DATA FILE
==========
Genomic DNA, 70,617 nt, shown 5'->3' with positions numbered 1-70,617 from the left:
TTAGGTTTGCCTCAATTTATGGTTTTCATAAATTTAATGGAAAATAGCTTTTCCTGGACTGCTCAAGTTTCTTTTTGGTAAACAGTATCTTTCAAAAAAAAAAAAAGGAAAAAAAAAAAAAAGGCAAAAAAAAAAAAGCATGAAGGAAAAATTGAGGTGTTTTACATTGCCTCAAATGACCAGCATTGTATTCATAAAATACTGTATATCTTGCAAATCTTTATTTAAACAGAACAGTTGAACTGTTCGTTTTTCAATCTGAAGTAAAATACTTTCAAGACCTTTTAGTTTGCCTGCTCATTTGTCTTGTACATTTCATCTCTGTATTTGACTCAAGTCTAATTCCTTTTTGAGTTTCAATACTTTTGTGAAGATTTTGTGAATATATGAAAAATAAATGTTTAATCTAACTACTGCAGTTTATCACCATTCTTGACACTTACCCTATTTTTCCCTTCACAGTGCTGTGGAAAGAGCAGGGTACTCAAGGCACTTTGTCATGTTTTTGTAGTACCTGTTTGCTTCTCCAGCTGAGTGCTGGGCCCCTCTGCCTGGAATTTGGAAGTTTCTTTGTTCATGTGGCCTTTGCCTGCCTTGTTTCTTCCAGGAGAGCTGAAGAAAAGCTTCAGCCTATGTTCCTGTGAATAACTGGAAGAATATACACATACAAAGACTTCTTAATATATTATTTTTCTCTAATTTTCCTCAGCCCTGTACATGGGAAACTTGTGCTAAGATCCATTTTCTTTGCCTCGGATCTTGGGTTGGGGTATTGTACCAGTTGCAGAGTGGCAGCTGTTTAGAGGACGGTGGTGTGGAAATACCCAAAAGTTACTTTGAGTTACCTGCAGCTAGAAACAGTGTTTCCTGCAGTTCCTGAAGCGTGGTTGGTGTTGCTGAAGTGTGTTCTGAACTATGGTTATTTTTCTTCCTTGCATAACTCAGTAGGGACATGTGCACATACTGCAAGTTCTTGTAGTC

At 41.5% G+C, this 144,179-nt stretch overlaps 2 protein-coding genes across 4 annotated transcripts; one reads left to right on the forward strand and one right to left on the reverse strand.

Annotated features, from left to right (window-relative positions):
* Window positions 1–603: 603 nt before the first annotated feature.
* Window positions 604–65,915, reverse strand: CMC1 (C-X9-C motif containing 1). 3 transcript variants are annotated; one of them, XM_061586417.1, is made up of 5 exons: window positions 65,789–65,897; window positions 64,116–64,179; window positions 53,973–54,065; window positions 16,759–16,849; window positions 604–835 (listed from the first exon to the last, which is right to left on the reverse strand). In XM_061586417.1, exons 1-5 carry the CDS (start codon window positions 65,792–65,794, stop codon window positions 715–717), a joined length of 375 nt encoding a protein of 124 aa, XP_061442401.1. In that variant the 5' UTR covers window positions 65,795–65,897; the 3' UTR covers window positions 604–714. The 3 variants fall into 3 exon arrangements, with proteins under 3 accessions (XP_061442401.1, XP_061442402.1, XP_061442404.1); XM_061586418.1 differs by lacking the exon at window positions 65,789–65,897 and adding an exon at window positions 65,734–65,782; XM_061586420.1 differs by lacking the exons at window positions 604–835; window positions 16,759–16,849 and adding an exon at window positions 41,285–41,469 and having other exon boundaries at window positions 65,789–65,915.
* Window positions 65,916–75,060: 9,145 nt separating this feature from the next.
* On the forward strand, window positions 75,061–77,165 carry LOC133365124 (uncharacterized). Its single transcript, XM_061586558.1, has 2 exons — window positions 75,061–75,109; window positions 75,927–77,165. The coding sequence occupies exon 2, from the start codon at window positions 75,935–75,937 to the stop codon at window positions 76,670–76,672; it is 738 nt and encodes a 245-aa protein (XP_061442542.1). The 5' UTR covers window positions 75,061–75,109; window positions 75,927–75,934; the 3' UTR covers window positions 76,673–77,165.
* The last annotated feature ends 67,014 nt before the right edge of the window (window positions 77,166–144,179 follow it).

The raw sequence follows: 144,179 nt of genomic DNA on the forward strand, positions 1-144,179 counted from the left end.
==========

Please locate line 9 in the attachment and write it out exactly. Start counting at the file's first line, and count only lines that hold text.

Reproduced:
* The last annotated feature ends 67,014 nt before the right edge of the window (window positions 77,166–144,179 follow it).